The back entry is cramped and haphazard, a bent coat rack pushed in under high cupboards, an old bureau with drawers that won’t open full of mittens, scarves and unused kitchen utensils. A worn door mat fills most of the floor space, and cat food bowls full of crusty dried food tucked under the bureau wait for the next serving. My sweet sister chases me through the kitchen and I head for the coat rack. An odd turn of events; an impulsive reach into the slotted knife drawer. I feel a tiny moment of worry, but know it is just a game. I giggle, my face chafing at the itchy brown wool of a coat rarely worn. She sticks the knife in. My fingers bleed from two or three gashes. We stare in horror at our game gone awry.
I cut my fingers on cat food cans, pulling the top out after removing the can from the wall-mounted opener. Raw hands and the back entry go together. Scraping cruddy cat dishes and putting them in the dishwasher. Yanking the sticky handle of the old screen door with mottled gray lattice, bumpy from exposure. It screeches and never shuts easily. Cats come in and out, we at their beck and call.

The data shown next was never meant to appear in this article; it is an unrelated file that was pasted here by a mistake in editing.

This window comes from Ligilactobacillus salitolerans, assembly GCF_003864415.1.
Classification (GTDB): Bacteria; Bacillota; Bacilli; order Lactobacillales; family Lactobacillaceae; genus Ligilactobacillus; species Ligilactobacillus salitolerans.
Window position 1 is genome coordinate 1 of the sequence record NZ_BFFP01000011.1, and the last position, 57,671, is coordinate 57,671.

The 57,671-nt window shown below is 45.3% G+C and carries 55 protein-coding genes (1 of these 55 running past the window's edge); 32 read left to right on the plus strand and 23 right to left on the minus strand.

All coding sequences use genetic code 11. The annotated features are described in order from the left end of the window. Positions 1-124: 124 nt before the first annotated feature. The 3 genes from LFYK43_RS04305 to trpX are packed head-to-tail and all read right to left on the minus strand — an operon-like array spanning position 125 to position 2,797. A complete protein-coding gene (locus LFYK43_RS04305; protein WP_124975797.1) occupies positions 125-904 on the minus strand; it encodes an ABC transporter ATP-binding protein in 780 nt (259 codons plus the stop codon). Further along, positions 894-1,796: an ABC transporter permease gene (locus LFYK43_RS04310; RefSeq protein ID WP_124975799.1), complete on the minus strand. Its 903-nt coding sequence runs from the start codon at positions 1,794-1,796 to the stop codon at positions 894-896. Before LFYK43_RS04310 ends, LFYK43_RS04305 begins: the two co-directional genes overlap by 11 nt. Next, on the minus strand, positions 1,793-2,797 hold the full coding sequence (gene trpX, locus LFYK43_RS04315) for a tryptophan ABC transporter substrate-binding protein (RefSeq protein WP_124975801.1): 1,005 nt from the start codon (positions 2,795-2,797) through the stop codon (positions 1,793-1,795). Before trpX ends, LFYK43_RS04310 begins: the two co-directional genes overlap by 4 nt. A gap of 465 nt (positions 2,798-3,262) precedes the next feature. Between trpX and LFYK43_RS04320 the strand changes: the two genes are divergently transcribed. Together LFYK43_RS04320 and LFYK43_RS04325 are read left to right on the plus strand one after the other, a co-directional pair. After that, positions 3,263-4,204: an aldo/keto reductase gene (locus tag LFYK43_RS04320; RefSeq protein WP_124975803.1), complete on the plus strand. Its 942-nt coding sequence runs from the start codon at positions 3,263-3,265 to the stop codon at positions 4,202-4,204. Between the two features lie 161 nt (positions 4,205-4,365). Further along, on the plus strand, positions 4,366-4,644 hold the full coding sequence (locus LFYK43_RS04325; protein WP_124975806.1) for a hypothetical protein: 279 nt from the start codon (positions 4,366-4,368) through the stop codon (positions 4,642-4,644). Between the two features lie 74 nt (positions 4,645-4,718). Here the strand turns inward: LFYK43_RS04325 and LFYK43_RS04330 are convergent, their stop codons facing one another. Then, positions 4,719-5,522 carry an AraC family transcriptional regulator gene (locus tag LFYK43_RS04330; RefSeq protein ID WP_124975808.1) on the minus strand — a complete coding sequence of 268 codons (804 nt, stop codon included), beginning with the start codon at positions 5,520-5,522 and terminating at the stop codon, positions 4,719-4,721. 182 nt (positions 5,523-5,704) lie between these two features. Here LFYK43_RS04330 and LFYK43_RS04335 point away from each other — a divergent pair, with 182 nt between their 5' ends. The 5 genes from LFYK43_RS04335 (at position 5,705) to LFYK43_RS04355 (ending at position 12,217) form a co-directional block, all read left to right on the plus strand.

Cans of tomato soup and tuna fish are staples in those cupboards. We make our own lunches, home from the neighborhood school, and sit at the dining room table reading the comics.
In high school the back entry is my exit to freedom, to the car that takes me away from feeding cats and loading dishwashers and making lunches and cutting fingers. The draft from the door brings me closer to getting out. Two steps down, a quick strut out to the car, and off.